First Successful Transplant of Trachea Made of Stem Cells

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A groundbreaking surgery gave a man back his trachea, and his life. He is the first person to undergo surgery with an organ made completely from his own cells.

Thirty-six-year-old Andemariam Beyene, originally from Eritrea, is a PhD student studying in Iceland.

Beyene needed a new trachea when a cancerous tumor near his windpipe grew to be almost two-and-a-half inches wide.

The tumor restricted his breathing and he did not respond to any treatments.

In 2009, he had a surgery to remove the cancerous tumor, but to no avail.

[Andamariam Beyene, Patient]:
"When I am sleeping I have to be good, straight. If I am bending the small part would be closed."

And without a trachea donor, his options were limited. Beyene's windpipe was expected to collapse within weeks of the surgery.

[Andamariam Beyene, Patient]:
"But this operation... They told me that this is the first in its kind. This is a synthetic organ. It has never been tried in a human being. I was scared. I was about to refuse."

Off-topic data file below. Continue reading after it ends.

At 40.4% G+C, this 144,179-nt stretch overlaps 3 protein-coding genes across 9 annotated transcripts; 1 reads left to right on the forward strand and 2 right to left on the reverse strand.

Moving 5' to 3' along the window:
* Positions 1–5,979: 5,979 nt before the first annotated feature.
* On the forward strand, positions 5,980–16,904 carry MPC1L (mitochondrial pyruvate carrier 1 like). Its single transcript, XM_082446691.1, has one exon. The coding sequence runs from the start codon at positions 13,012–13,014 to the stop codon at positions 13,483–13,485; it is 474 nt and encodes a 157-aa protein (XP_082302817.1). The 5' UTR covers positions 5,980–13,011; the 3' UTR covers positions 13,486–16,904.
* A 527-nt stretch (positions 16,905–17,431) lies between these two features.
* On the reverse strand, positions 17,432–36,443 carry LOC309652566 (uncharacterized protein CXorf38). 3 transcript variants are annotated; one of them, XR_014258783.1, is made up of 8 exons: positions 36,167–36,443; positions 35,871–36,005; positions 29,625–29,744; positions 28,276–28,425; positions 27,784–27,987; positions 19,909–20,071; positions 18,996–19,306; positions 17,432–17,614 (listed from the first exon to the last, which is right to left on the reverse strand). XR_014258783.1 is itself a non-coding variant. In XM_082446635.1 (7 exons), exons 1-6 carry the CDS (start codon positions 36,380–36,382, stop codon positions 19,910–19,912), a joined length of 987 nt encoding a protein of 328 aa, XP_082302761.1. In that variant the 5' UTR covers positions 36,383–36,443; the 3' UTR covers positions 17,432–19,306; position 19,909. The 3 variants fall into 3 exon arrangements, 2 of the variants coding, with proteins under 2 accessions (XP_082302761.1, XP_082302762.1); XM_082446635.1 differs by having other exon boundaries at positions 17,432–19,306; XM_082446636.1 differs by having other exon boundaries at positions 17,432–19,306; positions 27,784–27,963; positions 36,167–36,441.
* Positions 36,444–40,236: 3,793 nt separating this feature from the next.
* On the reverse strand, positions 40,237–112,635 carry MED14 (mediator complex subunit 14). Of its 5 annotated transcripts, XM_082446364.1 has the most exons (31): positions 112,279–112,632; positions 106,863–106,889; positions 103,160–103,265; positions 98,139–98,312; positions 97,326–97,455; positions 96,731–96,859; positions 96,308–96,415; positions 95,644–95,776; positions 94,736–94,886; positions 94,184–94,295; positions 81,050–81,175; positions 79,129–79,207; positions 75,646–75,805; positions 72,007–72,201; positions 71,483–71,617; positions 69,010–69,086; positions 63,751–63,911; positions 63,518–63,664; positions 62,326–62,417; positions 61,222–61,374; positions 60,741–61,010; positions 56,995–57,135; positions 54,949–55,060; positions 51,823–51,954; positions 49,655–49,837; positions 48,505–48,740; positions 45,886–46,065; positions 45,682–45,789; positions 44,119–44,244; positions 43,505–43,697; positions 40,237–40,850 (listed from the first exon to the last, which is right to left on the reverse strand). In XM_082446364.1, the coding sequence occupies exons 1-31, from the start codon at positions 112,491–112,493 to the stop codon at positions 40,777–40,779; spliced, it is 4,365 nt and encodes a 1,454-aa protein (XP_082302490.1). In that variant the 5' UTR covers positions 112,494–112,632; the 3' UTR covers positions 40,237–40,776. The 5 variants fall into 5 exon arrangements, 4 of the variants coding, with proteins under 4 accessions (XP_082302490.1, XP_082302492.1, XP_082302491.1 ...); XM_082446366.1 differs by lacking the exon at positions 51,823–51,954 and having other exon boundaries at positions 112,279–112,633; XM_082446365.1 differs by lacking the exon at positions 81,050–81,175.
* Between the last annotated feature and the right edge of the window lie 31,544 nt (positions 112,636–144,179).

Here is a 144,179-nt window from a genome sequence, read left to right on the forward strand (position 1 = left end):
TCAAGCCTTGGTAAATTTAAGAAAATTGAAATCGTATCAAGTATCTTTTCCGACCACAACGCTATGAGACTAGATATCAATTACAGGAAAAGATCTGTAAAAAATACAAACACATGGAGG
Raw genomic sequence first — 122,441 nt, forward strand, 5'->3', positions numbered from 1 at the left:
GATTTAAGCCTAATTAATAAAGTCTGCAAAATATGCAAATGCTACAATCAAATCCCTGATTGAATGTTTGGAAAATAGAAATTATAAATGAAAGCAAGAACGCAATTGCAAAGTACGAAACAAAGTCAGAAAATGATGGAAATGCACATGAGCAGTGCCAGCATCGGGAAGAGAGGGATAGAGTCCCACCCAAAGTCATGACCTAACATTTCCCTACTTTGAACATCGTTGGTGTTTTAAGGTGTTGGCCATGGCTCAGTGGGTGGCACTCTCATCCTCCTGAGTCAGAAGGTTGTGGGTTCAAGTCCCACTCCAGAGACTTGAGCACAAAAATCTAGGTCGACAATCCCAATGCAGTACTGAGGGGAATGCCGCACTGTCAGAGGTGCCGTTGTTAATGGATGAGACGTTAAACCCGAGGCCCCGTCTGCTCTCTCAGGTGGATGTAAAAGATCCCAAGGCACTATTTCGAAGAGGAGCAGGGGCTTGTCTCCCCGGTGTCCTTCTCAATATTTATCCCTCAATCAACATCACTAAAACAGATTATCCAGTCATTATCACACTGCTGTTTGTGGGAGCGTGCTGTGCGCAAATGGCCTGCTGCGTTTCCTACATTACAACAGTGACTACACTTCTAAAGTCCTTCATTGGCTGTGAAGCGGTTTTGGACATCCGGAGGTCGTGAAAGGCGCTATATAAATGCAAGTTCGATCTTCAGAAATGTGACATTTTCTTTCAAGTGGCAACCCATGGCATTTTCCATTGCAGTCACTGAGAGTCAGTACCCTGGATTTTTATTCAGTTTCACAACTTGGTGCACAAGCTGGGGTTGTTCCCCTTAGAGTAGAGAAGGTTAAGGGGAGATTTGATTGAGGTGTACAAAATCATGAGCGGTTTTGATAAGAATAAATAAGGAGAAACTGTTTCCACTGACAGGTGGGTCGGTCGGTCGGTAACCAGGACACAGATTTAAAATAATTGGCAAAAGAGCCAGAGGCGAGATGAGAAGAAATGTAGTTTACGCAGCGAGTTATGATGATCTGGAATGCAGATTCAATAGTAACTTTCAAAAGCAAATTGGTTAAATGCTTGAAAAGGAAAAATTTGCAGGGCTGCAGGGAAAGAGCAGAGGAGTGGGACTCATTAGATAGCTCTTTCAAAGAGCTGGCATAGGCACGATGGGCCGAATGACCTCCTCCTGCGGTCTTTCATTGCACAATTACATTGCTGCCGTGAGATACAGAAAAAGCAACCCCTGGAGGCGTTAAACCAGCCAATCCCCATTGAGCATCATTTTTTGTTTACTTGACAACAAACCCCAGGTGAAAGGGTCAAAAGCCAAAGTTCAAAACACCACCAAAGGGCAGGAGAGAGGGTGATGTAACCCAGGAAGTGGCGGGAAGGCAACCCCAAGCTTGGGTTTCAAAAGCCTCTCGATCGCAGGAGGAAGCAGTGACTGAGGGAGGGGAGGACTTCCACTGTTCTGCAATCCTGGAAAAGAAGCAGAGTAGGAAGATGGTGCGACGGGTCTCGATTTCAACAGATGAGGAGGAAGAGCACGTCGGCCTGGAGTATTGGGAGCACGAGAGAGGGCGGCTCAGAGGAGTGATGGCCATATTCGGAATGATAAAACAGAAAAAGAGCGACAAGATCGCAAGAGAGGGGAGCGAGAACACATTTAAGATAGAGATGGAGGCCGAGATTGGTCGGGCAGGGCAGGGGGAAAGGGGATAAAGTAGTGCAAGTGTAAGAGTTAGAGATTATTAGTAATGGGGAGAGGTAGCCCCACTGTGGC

Similar surgeries have used a trachea from a donor with stem cells of the patient grafted onto it.

This is the first time that a whole organ grown from stem cells has been successfully used in a human being.

[David Green, President of Harvard Bioscience]:
"So it's really part of him today. It's his tissue. It's his cells, and those have differentiated from the [original] bone-marrow cells to become all the different cell-types that make up the trachea. So it really is a living, breathing organ at this point."

Spanish surgeon Dr. Macchiarini collaborated with American and British scientists to create the synthetic windpipe.

Scientists at the University College of London created a replica of the windpipe using 3-D scans.

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